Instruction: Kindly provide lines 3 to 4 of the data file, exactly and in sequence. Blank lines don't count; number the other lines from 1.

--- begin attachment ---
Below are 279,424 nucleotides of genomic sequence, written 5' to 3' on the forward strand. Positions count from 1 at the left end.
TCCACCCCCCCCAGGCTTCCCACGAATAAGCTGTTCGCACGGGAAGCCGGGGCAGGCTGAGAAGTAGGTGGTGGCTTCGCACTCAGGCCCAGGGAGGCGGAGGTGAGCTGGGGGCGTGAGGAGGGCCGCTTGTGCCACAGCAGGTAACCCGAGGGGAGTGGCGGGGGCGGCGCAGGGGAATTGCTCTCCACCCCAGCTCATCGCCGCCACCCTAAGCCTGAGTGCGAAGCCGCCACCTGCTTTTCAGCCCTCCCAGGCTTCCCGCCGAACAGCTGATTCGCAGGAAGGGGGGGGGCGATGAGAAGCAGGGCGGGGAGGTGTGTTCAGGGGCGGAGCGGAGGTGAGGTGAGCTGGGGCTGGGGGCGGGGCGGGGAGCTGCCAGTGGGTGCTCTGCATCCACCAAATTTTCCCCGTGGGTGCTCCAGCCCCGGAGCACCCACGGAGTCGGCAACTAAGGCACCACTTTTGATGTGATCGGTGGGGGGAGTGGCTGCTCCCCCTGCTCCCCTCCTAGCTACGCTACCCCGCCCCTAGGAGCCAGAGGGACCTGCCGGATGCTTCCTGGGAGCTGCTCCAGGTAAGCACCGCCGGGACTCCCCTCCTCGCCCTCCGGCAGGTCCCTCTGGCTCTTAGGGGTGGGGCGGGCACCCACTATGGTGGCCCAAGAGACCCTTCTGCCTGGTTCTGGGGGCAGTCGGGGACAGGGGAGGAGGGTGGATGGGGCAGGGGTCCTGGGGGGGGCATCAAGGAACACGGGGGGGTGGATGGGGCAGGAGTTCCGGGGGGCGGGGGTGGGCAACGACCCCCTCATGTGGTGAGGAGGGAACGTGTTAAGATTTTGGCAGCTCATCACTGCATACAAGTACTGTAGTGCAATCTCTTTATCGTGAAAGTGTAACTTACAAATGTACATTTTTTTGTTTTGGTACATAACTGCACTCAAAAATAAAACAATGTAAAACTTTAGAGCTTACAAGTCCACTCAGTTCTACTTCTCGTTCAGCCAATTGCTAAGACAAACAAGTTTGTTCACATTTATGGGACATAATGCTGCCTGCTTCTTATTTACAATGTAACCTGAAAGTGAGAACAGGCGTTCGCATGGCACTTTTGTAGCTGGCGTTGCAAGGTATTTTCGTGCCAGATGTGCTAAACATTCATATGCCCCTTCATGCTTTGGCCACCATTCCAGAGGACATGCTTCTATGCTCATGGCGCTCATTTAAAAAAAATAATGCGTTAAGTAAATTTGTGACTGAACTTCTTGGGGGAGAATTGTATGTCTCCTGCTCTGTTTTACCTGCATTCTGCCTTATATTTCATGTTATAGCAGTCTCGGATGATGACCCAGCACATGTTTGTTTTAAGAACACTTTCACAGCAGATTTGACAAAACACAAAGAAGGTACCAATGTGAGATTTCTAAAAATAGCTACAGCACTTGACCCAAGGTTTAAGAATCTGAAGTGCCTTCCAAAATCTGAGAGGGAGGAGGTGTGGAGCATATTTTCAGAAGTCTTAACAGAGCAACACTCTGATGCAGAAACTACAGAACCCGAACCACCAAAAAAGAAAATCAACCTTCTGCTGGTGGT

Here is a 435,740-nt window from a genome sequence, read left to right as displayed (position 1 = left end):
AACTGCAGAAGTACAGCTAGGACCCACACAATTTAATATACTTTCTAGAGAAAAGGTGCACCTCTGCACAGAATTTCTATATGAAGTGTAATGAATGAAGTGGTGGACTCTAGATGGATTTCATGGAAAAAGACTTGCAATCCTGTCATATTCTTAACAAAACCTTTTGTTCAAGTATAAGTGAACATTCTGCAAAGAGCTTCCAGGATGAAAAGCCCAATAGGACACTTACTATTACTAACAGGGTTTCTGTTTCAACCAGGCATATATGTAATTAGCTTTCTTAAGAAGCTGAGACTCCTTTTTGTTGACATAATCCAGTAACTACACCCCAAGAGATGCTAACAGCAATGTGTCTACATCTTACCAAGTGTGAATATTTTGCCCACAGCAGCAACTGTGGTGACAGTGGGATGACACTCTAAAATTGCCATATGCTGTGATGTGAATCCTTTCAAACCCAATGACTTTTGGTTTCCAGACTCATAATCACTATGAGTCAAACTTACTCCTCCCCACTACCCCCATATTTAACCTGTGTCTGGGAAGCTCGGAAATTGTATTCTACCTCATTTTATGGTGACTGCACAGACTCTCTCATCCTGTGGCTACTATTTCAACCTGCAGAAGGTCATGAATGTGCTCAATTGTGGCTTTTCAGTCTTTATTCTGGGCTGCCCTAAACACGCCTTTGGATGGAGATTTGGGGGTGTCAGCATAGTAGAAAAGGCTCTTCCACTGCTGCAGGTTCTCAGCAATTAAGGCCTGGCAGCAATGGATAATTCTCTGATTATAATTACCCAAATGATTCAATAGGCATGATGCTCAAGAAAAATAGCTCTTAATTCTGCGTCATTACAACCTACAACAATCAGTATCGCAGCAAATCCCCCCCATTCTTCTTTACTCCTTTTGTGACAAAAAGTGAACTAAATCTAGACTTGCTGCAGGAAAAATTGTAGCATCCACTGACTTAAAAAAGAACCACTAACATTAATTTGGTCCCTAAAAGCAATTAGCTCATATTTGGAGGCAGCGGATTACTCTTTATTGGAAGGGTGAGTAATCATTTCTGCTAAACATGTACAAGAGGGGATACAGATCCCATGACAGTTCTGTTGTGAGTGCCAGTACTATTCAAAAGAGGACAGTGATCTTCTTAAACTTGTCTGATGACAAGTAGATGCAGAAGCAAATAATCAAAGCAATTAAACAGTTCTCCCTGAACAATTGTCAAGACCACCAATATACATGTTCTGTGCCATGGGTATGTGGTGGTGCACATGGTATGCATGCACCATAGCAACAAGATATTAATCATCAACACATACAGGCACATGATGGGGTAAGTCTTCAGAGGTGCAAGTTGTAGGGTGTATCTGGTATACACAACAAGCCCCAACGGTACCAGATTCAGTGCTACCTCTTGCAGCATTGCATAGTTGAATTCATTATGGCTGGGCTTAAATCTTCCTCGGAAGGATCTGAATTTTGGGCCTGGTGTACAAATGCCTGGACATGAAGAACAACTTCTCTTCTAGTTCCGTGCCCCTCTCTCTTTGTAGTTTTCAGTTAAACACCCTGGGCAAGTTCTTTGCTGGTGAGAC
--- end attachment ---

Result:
Here is a 435,740-nt window from a genome sequence, read left to right as displayed (position 1 = left end):
AACTGCAGAAGTACAGCTAGGACCCACACAATTTAATATACTTTCTAGAGAAAAGGTGCACCTCTGCACAGAATTTCTATATGAAGTGTAATGAATGAAGTGGTGGACTCTAGATGGATTTCATGGAAAAAGACTTGCAATCCTGTCATATTCTTAACAAAACCTTTTGTTCAAGTATAAGTGAACATTCTGCAAAGAGCTTCCAGGATGAAAAGCCCAATAGGACACTTACTATTACTAACAGGGTTTCTGTTTCAACCAGGCATATATGTAATTAGCTTTCTTAAGAAGCTGAGACTCCTTTTTGTTGACATAATCCAGTAACTACACCCCAAGAGATGCTAACAGCAATGTGTCTACATCTTACCAAGTGTGAATATTTTGCCCACAGCAGCAACTGTGGTGACAGTGGGATGACACTCTAAAATTGCCATATGCTGTGATGTGAATCCTTTCAAACCCAATGACTTTTGGTTTCCAGACTCATAATCACTATGAGTCAAACTTACTCCTCCCCACTACCCCCATATTTAACCTGTGTCTGGGAAGCTCGGAAATTGTATTCTACCTCATTTTATGGTGACTGCACAGACTCTCTCATCCTGTGGCTACTATTTCAACCTGCAGAAGGTCATGAATGTGCTCAATTGTGGCTTTTCAGTCTTTATTCTGGGCTGCCCTAAACACGCCTTTGGATGGAGATTTGGGGGTGTCAGCATAGTAGAAAAGGCTCTTCCACTGCTGCAGGTTCTCAGCAATTAAGGCCTGGCAGCAATGGATAATTCTCTGATTATAATTACCCAAATGATTCAATAGGCATGATGCTCAAGAAAAATAGCTCTTAATTCTGCGTCATTACAACCTACAACAATCAGTATCGCAGCAAATCCCCCCCATTCTTCTTTACTCCTTTTGTGACAAAAAGTGAACTAAATCTAGACTTGCTGCAGGAAAAATTGTAGCATCCACTGACTTAAAAAAGAACCACTAACATTAATTTGGTCCCTAAAAGCAATTAGCTCATATTTGGAGGCAGCGGATTACTCTTTATTGGAAGGGTGAGTAATCATTTCTGCTAAACATGTACAAGAGGGGATACAGATCCCATGACAGTTCTGTTGTGAGTGCCAGTACTATTCAAAAGAGGACAGTGATCTTCTTAAACTTGTCTGATGACAAGTAGATGCAGAAGCAAATAATCAAAGCAATTAAACAGTTCTCCCTGAACAATTGTCAAGACCACCAATATACATGTTCTGTGCCATGGGTATGTGGTGGTGCACATGGTATGCATGCACCATAGCAACAAGATATTAATCATCAACACATACAGGCACATGATGGGGTAAGTCTTCAGAGGTGCAAGTTGTAGGGTGTATCTGGTATACACAACAAGCCCCAACGGTACCAGATTCAGTGCTACCTCTTGCAGCATTGCATAGTTGAATTCATTATGGCTGGGCTTAAATCTTCCTCGGAAGGATCTGAATTTTGGGCCTGGTGTACAAATGCCTGGACATGAAGAACAACTTCTCTTCTAGTTCCGTGCCCCTCTCTCTTTGTAGTTTTCAGTTAAACACCCTGGGCAAGTTCTTTGCTGGTGAGAC